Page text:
Frustrated and feeling strangely guilty by her sister’s response, Taylor says, “Of course, I’ve been grateful that I haven’t had a major flare-up in some time. But right now, I feel dreadful and frightened. If I’m going to talk about lupus, I either have to talk about it differently or to someone other than my sister, because I can’t stand the way I feel after her remarks.”

Taylor felt utterly deflated by her sister’s words. Like every person with a chronic illness such as lupus, she sometimes needs to talk, to vent, and to share feelings of discouragement, fear, sadness, and anger.

Why? Because living with lupus can be incredibly difficult and, at times, overwhelming. 

Expecting the Unexpected

When you have lupus, you often are confronted with these challenges:

1. You may experience the disappointing fact that you often cannot do what you used to do. Major and minor activities that gave meaning, pleasure, income, and diversion may no longer be possible.

2. Your hopes, dreams, and plans may be thwarted. A dance class, a trip, even a career might have to be delayed or changed entirely.

3. You may grow weary of the constant battle with insurance companies, with the medical world, with employers, relatives, and others who lack compassion and understanding.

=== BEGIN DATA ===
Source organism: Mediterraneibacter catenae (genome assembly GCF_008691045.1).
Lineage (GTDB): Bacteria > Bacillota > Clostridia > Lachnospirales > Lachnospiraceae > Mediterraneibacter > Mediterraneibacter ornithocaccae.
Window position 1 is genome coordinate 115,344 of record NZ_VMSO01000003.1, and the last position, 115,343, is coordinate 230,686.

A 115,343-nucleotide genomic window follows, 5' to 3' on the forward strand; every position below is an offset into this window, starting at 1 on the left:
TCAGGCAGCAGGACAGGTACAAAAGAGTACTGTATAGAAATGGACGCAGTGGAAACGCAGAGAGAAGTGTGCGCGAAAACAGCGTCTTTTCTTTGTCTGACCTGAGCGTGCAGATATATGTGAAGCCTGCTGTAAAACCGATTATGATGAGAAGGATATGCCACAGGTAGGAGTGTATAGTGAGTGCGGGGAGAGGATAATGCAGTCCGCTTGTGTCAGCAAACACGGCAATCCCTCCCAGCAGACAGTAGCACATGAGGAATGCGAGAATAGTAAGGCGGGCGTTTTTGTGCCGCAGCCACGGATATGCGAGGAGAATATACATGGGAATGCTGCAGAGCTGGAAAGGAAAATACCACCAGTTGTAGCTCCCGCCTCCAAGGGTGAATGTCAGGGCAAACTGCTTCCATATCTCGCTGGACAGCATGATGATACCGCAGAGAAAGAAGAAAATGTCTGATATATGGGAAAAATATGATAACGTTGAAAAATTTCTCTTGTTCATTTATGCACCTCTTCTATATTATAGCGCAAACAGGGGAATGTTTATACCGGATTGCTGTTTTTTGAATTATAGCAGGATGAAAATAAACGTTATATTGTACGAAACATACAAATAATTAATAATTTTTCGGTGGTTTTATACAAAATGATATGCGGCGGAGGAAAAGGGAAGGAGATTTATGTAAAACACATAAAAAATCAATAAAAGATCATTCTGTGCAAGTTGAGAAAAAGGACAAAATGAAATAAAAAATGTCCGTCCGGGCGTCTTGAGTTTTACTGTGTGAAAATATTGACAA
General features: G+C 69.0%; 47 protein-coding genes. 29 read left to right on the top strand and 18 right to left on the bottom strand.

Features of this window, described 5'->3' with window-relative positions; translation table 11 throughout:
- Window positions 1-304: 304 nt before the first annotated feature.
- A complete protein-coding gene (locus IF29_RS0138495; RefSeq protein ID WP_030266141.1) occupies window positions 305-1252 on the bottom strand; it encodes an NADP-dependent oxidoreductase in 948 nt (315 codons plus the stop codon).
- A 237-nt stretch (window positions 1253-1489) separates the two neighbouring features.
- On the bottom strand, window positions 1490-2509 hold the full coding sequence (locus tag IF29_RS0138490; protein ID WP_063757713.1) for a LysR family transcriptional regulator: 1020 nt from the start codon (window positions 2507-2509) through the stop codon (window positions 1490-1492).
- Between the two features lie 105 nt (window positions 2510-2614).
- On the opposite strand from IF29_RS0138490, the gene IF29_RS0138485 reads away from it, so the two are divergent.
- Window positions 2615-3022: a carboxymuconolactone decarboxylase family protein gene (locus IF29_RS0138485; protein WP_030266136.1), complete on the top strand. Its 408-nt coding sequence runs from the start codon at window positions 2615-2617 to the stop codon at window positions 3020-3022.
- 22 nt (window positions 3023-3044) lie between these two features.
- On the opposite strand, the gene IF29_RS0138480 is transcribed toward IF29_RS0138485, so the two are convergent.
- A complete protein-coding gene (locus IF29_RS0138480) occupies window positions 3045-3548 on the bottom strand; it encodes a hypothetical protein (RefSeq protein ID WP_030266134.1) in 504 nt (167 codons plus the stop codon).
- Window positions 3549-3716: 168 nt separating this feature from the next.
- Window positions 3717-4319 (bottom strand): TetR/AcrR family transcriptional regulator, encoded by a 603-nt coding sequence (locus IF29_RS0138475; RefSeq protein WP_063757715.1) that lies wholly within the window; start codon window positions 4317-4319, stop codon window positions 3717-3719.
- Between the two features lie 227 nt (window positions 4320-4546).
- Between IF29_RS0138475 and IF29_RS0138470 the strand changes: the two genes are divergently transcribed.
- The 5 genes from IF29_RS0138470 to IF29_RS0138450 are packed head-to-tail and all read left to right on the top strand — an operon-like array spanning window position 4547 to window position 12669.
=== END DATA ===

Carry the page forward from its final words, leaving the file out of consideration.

4. You may be bombarded with fatigue, pain, and muscle weakness, and the side effects of medication. And these symptoms can be relentless and unpredictable. 

5. You may feel different from the healthy and the strong. You watch others free to do strenuous activity in a carefree manner, while you battle feelings of inferiority and envy. 

6. You live in a society that not only values health, fitness, and energetic accomplishments, but that also suggests, not too subtly, that anyone could be well with the right attitude, with positive thinking, and with faith and good humor. Dr. Oz captured this mentality in a July 2012 article on fighting pain in AARP The Magazine by saying: “Plus there is evidence that positive thinking affects pain and that chronic pain sufferers who think infrequently about their pain sleep better.”